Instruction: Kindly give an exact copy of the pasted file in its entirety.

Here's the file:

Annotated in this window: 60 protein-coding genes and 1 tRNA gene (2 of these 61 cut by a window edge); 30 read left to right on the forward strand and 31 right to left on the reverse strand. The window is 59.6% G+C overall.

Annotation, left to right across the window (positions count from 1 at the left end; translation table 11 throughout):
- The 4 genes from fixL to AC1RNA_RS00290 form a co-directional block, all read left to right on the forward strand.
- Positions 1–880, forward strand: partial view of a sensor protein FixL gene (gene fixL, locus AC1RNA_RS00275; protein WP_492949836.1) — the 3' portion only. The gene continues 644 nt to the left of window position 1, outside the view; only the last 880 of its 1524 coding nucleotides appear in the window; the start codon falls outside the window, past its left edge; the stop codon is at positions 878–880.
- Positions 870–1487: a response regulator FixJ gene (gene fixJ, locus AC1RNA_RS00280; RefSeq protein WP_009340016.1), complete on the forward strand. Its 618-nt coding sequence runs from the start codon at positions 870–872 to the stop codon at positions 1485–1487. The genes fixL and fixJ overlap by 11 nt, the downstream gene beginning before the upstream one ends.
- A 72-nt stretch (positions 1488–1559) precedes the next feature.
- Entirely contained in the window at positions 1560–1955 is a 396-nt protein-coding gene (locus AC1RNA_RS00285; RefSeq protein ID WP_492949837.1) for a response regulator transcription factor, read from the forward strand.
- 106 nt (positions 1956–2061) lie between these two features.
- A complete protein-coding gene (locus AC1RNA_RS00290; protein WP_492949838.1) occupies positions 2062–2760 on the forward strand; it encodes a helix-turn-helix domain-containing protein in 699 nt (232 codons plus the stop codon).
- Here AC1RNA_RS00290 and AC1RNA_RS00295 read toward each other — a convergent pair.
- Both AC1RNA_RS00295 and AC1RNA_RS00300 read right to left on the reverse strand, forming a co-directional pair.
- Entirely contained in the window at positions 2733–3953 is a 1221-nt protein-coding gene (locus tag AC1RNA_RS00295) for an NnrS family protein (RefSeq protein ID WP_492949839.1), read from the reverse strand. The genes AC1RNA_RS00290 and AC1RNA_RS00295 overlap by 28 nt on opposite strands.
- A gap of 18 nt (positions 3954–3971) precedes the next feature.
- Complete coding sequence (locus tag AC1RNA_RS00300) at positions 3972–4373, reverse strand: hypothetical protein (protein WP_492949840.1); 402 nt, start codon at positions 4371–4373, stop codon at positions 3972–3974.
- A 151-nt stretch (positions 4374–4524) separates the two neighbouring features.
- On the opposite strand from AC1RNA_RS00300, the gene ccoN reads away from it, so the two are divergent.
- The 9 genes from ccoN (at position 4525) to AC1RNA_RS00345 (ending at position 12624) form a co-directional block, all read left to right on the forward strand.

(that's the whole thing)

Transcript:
Annotated in this window: 60 protein-coding genes and 1 tRNA gene (2 of these 61 cut by a window edge); 30 read left to right on the forward strand and 31 right to left on the reverse strand. The window is 59.6% G+C overall.

Annotation, left to right across the window (positions count from 1 at the left end; translation table 11 throughout):
- The 4 genes from fixL to AC1RNA_RS00290 form a co-directional block, all read left to right on the forward strand.
- Positions 1–880, forward strand: partial view of a sensor protein FixL gene (gene fixL, locus AC1RNA_RS00275; protein WP_492949836.1) — the 3' portion only. The gene continues 644 nt to the left of window position 1, outside the view; only the last 880 of its 1524 coding nucleotides appear in the window; the start codon falls outside the window, past its left edge; the stop codon is at positions 878–880.
- Positions 870–1487: a response regulator FixJ gene (gene fixJ, locus AC1RNA_RS00280; RefSeq protein WP_009340016.1), complete on the forward strand. Its 618-nt coding sequence runs from the start codon at positions 870–872 to the stop codon at positions 1485–1487. The genes fixL and fixJ overlap by 11 nt, the downstream gene beginning before the upstream one ends.
- A 72-nt stretch (positions 1488–1559) precedes the next feature.
- Entirely contained in the window at positions 1560–1955 is a 396-nt protein-coding gene (locus AC1RNA_RS00285; RefSeq protein ID WP_492949837.1) for a response regulator transcription factor, read from the forward strand.
- 106 nt (positions 1956–2061) lie between these two features.
- A complete protein-coding gene (locus AC1RNA_RS00290; protein WP_492949838.1) occupies positions 2062–2760 on the forward strand; it encodes a helix-turn-helix domain-containing protein in 699 nt (232 codons plus the stop codon).
- Here AC1RNA_RS00290 and AC1RNA_RS00295 read toward each other — a convergent pair.
- Both AC1RNA_RS00295 and AC1RNA_RS00300 read right to left on the reverse strand, forming a co-directional pair.
- Entirely contained in the window at positions 2733–3953 is a 1221-nt protein-coding gene (locus tag AC1RNA_RS00295) for an NnrS family protein (RefSeq protein ID WP_492949839.1), read from the reverse strand. The genes AC1RNA_RS00290 and AC1RNA_RS00295 overlap by 28 nt on opposite strands.
- A gap of 18 nt (positions 3954–3971) precedes the next feature.
- Complete coding sequence (locus tag AC1RNA_RS00300) at positions 3972–4373, reverse strand: hypothetical protein (protein WP_492949840.1); 402 nt, start codon at positions 4371–4373, stop codon at positions 3972–3974.
- A 151-nt stretch (positions 4374–4524) separates the two neighbouring features.
- On the opposite strand from AC1RNA_RS00300, the gene ccoN reads away from it, so the two are divergent.
- The 9 genes from ccoN (at position 4525) to AC1RNA_RS00345 (ending at position 12624) form a co-directional block, all read left to right on the forward strand.